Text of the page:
“You are parenting a worshiper so it’s important to remember that what rules your child’s heart will control their behavior.” – Paul Tripp
In the busyness of parenting, and the familiarity of it: the everyday actions and decisions and “yes’s” and “definitely not’s” and “maybe later’s,” we can forget who we are raising. Yes, they are one of the most familiar people in our lives; blood of our blood and bone of our bone, but the regularity of parenting can make us forgetful.
We forget the reality of what we’re doing, caught up in the routine and the normal day-to-day of life. We don’t stop, pausing for thought and reflection because, quite often there simply isn’t time. The dog is barking too loud. Someone has walked mud through the house. The baked beans are burning.
Often, we don’t think of children as “worshipers.” We like them doing kids worship songs and Bible-based tunes, but actual worshipers? Maybe not so much. And yet this quote is totally right: we are parenting worshipers and that subtle shift in thinking can unleash a whole different approach to how you and I raise our kids.
Parenting a worshiper means focusing on WHY, not just WHAT.
These people come near to me with their mouth and honor me with their lips, but their hearts are far from me.
Their worship of me is based on merely human rules they have been taught. (Isaiah 29:13)
God is always focussed on winning our hearts to him, not just our actions. Just restricting your children’s behavior may solve a problem short-term, but it will not transform or teach their hearts to be able to make the right decision when you aren’t there.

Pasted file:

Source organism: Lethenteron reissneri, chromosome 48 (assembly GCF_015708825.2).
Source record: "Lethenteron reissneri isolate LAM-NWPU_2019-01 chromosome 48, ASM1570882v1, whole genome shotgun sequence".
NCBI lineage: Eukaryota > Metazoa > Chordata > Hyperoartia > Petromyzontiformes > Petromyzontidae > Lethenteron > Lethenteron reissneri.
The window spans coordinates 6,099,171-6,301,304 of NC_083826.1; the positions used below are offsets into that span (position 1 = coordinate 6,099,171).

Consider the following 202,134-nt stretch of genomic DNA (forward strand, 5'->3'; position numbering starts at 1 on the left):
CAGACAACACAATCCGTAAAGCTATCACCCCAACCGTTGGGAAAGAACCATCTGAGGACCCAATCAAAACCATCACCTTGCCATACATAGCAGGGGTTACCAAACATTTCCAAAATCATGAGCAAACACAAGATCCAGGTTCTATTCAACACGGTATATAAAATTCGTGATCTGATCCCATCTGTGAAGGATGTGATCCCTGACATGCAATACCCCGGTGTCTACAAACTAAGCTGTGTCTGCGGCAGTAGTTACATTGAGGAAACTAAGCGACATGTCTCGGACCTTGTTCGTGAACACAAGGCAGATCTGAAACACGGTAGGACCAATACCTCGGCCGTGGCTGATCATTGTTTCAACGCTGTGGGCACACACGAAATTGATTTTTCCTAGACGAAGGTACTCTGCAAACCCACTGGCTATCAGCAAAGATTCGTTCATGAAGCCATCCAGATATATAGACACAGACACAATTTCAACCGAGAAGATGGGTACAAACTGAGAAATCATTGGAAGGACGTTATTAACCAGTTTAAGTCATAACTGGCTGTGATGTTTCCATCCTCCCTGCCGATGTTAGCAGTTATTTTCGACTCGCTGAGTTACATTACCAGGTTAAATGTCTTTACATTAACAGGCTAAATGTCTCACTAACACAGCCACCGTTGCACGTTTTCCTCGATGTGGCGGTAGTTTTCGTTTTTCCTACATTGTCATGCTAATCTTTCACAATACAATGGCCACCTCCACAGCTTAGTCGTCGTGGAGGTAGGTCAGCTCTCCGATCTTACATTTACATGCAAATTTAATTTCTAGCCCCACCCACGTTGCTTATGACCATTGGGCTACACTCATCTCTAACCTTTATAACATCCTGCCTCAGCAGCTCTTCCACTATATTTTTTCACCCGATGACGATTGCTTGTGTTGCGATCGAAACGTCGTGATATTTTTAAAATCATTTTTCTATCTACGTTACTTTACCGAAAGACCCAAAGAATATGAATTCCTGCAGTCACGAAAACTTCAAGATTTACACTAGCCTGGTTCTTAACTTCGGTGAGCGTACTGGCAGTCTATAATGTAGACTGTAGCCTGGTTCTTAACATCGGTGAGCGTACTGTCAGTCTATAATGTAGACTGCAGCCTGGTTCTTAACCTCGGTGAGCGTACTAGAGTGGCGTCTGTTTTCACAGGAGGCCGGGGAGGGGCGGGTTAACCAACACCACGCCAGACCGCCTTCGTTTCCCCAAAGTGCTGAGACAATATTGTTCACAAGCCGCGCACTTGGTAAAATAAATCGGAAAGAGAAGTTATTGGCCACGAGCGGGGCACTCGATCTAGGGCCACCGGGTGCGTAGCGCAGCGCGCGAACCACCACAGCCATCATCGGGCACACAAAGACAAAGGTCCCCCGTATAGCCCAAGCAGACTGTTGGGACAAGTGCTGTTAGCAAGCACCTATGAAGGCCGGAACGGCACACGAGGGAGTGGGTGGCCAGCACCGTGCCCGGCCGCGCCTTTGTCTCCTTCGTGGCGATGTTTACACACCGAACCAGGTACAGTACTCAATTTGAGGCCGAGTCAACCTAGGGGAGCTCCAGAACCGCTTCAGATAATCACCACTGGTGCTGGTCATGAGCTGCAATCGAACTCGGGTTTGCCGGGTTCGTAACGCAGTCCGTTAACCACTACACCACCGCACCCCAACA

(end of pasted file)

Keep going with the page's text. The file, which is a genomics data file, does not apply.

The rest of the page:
Parenting a worshiper means showing them how you worship.
Parenthood means watching the kids, but it also means the kids watching you. And they are, constantly. They see how you speak to people – when they can hear and when they can’t. They notice how money gets spent. They notice how you talk about church, about your pastor, about how you react when someone wrongs you, what you do when you get angry. They notice … and then they copy.
Parenting a worshiper means helping them see they aren’t worth worshiping.
Maybe we don’t have so many idols on the mantelpiece these days, but self-worship – the idea that I am the center of the universe, that my preferences matter most, my opinions are right and life is all about me – has never been more prevalent. And that tendency that we all have manifests very easily in children. Kids are selfish. It’s our responsibility to show them that life is about more than the God of Me.